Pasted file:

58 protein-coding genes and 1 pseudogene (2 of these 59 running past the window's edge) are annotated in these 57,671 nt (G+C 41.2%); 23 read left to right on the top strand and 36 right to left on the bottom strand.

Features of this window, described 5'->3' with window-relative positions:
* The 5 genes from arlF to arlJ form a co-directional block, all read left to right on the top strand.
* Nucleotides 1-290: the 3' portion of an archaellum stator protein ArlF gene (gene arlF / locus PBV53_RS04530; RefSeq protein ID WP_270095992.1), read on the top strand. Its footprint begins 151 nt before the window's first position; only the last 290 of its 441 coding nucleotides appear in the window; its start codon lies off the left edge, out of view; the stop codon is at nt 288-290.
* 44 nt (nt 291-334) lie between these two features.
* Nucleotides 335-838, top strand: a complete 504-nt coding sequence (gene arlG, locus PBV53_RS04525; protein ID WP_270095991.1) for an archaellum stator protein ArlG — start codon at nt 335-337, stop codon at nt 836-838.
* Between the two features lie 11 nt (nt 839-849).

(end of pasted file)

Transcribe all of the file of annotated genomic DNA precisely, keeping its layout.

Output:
58 protein-coding genes and 1 pseudogene (2 of these 59 running past the window's edge) are annotated in these 57,671 nt (G+C 41.2%); 23 read left to right on the top strand and 36 right to left on the bottom strand.

Features of this window, described 5'->3' with window-relative positions:
* The 5 genes from arlF to arlJ form a co-directional block, all read left to right on the top strand.
* Nucleotides 1-290: the 3' portion of an archaellum stator protein ArlF gene (gene arlF / locus PBV53_RS04530; RefSeq protein ID WP_270095992.1), read on the top strand. Its footprint begins 151 nt before the window's first position; only the last 290 of its 441 coding nucleotides appear in the window; its start codon lies off the left edge, out of view; the stop codon is at nt 288-290.
* 44 nt (nt 291-334) lie between these two features.
* Nucleotides 335-838, top strand: a complete 504-nt coding sequence (gene arlG, locus PBV53_RS04525; protein ID WP_270095991.1) for an archaellum stator protein ArlG — start codon at nt 335-337, stop codon at nt 836-838.
* Between the two features lie 11 nt (nt 839-849).